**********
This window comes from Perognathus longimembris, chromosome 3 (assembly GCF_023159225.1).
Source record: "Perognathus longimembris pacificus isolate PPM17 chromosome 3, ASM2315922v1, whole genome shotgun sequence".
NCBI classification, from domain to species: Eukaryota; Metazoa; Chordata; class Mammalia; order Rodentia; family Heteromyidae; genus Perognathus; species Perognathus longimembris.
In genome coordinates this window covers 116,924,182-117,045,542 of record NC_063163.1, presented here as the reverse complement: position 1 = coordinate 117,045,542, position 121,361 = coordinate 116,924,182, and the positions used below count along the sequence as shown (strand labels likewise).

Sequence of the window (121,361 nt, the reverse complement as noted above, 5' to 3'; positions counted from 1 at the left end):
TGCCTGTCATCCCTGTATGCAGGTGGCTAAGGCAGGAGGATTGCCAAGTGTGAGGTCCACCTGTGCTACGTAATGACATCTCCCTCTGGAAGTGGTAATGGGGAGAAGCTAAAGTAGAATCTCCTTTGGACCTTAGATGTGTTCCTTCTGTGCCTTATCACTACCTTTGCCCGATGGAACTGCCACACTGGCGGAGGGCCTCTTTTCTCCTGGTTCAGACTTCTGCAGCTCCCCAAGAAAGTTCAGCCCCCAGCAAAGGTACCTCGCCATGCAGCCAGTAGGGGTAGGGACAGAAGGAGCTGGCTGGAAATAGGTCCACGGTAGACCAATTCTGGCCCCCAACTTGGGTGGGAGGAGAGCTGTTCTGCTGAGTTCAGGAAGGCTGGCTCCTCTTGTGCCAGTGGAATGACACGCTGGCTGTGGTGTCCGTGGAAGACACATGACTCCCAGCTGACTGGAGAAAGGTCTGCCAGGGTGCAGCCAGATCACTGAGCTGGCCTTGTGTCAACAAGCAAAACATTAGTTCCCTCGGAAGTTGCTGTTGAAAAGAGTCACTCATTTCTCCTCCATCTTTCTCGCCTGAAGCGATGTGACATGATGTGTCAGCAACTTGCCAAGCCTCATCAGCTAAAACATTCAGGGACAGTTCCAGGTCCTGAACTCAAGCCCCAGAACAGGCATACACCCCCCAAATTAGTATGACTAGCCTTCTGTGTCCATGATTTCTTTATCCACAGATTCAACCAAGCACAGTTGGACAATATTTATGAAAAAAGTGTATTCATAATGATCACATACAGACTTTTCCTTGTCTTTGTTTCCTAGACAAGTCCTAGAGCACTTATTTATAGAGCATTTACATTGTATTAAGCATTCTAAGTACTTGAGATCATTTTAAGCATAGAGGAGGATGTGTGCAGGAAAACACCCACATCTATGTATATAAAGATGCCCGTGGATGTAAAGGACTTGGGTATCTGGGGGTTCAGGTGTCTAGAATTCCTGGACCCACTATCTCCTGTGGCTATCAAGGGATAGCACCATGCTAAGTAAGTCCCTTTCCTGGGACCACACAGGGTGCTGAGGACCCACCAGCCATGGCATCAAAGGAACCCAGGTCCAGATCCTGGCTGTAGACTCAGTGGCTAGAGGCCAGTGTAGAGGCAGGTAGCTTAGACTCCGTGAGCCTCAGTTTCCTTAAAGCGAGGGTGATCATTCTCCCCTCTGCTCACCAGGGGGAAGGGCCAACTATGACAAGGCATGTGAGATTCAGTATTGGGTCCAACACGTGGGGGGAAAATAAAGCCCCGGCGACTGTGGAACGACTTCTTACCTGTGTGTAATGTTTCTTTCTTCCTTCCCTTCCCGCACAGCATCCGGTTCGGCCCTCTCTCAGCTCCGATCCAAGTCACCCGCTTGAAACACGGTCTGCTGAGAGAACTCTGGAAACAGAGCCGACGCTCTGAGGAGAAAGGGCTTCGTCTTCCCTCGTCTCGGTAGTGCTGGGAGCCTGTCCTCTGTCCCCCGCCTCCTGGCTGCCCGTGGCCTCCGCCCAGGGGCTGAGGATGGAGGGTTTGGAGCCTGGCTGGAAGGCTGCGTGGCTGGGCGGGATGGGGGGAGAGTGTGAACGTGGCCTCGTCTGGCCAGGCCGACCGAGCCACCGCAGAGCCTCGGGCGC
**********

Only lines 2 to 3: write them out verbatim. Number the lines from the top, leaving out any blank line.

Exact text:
Source record: "Perognathus longimembris pacificus isolate PPM17 chromosome 3, ASM2315922v1, whole genome shotgun sequence".
NCBI classification, from domain to species: Eukaryota; Metazoa; Chordata; class Mammalia; order Rodentia; family Heteromyidae; genus Perognathus; species Perognathus longimembris.